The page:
'Bachelor' Chris Soules' new lawyers: He 'acted reasonably' after fatal crash

Chris Soules, a former star of ABC’s “The Bachelor,” has lawyered up, acquiring a high-powered legal team after he was charged with fleeing the scene of a deadly crash in Iowa.

Soules was initially represented by attorney Molly Spellman during his Tuesday court appearance, but by Thursday he had switched his representation to high-profile defense lawyer Alfredo Parrish and two colleagues from his Des Moines law firm.

Soules is facing a felony charge that carries up to five years in prison for the Monday accident that killed 66-year-old Kenneth Mosher. The sheriff says alcoholic beverages were found at the scene and police are trying to determine who had possessed them.

Authorities say that Soules' truck rear-ended Mosher's tractor, throwing him into a ditch. Police audio shows that Soules called 911 to report that he had "rear-ended a guy on a tractor" and sought medical help for Mosher before he left the scene in another vehicle.


Soules was found at his home about 10 miles away from the scene of the accident, and he initially refused to answer his door for officers. He was arrested five hours after the crash after they obtained a warrant to enter the home. Soules was released on $10,000 bond Tuesday. He spent about 10 hours in the Buchanan County Jail.

Soules, who is required to wear an ankle bracelet for monitoring, is due in court next week for a preliminary hearing. He is charged with violating a law that requires drivers involved in fatal accidents to remain at the scene "except to seek necessary aid or to report the accident to law enforcement authorities."

Investigators are looking into who drove Soules away from the crash scene and whether alcohol, speed or texting played a role in the crash.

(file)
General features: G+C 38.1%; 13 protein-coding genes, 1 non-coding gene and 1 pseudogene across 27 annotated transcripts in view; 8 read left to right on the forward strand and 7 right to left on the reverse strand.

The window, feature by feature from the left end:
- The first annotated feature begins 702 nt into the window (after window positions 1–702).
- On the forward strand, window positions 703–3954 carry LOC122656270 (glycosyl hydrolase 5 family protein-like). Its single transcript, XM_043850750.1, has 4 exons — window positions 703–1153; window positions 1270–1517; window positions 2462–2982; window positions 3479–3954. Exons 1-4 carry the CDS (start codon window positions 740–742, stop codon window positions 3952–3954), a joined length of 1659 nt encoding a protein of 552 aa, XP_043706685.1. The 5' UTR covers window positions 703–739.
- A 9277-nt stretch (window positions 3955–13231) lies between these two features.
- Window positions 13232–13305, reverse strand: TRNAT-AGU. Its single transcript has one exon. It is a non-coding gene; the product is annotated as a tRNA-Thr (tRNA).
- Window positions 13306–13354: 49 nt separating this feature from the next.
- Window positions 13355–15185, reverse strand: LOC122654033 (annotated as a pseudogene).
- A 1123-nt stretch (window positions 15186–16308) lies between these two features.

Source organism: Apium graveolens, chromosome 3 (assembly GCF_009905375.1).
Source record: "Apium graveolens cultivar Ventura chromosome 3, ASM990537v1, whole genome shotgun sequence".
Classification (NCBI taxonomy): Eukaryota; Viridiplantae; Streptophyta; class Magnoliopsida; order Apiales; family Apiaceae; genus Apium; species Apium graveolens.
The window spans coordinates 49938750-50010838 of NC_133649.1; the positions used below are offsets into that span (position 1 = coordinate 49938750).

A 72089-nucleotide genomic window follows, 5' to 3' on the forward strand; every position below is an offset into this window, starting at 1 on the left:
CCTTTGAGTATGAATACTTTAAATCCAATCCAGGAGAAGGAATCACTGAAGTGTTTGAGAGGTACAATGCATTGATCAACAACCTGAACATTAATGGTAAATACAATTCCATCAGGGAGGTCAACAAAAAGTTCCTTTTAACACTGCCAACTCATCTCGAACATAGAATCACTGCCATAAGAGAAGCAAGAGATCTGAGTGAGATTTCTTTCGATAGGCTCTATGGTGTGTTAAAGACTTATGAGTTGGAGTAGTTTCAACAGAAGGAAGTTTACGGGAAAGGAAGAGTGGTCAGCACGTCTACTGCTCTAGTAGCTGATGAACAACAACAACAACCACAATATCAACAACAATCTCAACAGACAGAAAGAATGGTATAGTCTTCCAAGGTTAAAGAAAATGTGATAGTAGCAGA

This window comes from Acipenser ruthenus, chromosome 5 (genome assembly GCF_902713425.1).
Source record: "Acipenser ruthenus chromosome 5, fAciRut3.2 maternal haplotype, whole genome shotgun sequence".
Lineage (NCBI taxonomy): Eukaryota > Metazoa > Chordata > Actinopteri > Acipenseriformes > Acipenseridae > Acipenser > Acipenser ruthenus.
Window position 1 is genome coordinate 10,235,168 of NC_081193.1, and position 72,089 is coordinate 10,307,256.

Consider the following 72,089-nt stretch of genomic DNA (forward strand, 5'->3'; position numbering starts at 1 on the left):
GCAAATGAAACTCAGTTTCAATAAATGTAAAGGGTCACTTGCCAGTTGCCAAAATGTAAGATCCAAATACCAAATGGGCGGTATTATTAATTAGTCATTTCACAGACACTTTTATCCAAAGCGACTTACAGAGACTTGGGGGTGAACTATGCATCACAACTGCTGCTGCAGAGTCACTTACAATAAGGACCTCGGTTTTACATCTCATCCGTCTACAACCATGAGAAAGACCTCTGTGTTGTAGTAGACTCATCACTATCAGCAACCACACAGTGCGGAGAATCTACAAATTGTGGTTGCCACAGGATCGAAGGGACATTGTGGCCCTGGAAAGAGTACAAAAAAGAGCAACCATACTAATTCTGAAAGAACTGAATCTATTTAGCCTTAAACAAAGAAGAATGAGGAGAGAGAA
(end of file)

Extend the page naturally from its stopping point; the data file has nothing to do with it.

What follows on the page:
Soules’ new legal team said the former "Bachelor" star "acted reasonably" by calling 911 and tried to resuscitate Mosher.

A statement issued Thursday from the firm and Soules' publicist argued audio of the 911 call showed that initial portrayals of Soules having fled the scene were misleading. The statement noted that Soules identified himself on the call and "explained his role in the terrible accident." It added that he tried to perform CPR on the victim and stayed until emergency medical personnel arrived — two facts that aren't clear on the call.

The call featured someone performing CPR but it wasn't clear that it was Soules, who told the dispatcher that he didn't know the technique. The call was abruptly ended by Soules, who police say then "took off" in a truck.

"His attorneys are confident that once all the evidence is made public, it will show Soules acted reasonably and did everything in his power to provide aid to Mr. Mosher," the statement said, adding that everyone "in this close-knit farming community is mourning Mr. Mosher's passing."

On Tuesday, Soules’ representatives issued a statement that read in part, “[Soules] was devastated to learn that Kenneth Mosher, the other person in the accident, passed away. His thoughts and prayers are with Mr. Mosher’s family."

The Associated Press contributed to this report.